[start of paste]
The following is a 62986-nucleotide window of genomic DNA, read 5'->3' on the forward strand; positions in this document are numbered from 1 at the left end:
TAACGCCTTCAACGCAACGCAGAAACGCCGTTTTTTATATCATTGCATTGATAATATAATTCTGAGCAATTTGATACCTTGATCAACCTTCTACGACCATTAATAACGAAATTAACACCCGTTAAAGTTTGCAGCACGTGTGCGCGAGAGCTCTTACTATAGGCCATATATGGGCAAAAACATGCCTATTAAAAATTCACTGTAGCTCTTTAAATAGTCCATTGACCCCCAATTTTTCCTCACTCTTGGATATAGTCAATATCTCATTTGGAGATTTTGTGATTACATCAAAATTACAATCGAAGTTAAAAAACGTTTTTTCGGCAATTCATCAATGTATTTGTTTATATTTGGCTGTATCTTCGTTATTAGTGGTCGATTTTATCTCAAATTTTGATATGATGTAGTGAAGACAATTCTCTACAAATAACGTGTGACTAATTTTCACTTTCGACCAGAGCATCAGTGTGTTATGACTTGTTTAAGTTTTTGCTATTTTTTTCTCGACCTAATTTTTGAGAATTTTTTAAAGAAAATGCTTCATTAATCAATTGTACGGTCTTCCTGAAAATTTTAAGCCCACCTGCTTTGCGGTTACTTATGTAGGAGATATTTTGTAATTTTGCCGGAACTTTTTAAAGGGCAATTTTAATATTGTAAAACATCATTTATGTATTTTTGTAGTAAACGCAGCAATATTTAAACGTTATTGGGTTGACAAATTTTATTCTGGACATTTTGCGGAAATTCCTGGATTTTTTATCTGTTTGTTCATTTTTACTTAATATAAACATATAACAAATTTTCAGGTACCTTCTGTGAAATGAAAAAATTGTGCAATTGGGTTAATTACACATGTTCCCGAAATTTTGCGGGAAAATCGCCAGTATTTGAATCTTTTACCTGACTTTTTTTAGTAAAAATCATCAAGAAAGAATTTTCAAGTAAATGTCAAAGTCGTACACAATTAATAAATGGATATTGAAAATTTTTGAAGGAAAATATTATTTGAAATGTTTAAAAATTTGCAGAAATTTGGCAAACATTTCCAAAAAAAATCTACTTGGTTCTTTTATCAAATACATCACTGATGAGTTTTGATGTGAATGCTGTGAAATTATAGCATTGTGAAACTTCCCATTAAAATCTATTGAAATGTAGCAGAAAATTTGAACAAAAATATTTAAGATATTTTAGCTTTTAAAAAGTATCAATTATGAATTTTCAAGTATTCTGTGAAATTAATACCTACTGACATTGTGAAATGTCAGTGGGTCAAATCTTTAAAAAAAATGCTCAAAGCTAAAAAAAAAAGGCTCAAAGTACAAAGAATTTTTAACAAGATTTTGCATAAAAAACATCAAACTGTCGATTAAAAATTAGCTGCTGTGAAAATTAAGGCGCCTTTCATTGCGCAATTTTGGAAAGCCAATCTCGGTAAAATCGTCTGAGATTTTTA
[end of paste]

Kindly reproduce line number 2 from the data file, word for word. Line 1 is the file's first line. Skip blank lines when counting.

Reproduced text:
TAACGCCTTCAACGCAACGCAGAAACGCCGTTTTTTATATCATTGCATTGATAATATAATTCTGAGCAATTTGATACCTTGATCAACCTTCTACGACCATTAATAACGAAATTAACACCCGTTAAAGTTTGCAGCACGTGTGCGCGAGAGCTCTTACTATAGGCCATATATGGGCAAAAACATGCCTATTAAAAATTCACTGTAGCTCTTTAAATAGTCCATTGACCCCCAATTTTTCCTCACTCTTGGATATAGTCAATATCTCATTTGGAGATTTTGTGATTACATCAAAATTACAATCGAAGTTAAAAAACGTTTTTTCGGCAATTCATCAATGTATTTGTTTATATTTGGCTGTATCTTCGTTATTAGTGGTCGATTTTATCTCAAATTTTGATATGATGTAGTGAAGACAATTCTCTACAAATAACGTGTGACTAATTTTCACTTTCGACCAGAGCATCAGTGTGTTATGACTTGTTTAAGTTTTTGCTATTTTTTTCTCGACCTAATTTTTGAGAATTTTTTAAAGAAAATGCTTCATTAATCAATTGTACGGTCTTCCTGAAAATTTTAAGCCCACCTGCTTTGCGGTTACTTATGTAGGAGATATTTTGTAATTTTGCCGGAACTTTTTAAAGGGCAATTTTAATATTGTAAAACATCATTTATGTATTTTTGTAGTAAACGCAGCAATATTTAAACGTTATTGGGTTGACAAATTTTATTCTGGACATTTTGCGGAAATTCCTGGATTTTTTATCTGTTTGTTCATTTTTACTTAATATAAACATATAACAAATTTTCAGGTACCTTCTGTGAAATGAAAAAATTGTGCAATTGGGTTAATTACACATGTTCCCGAAATTTTGCGGGAAAATCGCCAGTATTTGAATCTTTTACCTGACTTTTTTTAGTAAAAATCATCAAGAAAGAATTTTCAAGTAAATGTCAAAGTCGTACACAATTAATAAATGGATATTGAAAATTTTTGAAGGAAAATATTATTTGAAATGTTTAAAAATTTGCAGAAATTTGGCAAACATTTCCAAAAAAAATCTACTTGGTTCTTTTATCAAATACATCACTGATGAGTTTTGATGTGAATGCTGTGAAATTATAGCATTGTGAAACTTCCCATTAAAATCTATTGAAATGTAGCAGAAAATTTGAACAAAAATATTTAAGATATTTTAGCTTTTAAAAAGTATCAATTATGAATTTTCAAGTATTCTGTGAAATTAATACCTACTGACATTGTGAAATGTCAGTGGGTCAAATCTTTAAAAAAAATGCTCAAAGCTAAAAAAAAAAGGCTCAAAGTACAAAGAATTTTTAACAAGATTTTGCATAAAAAACATCAAACTGTCGATTAAAAATTAGCTGCTGTGAAAATTAAGGCGCCTTTCATTGCGCAATTTTGGAAAGCCAATCTCGGTAAAATCGTCTGAGATTTTTA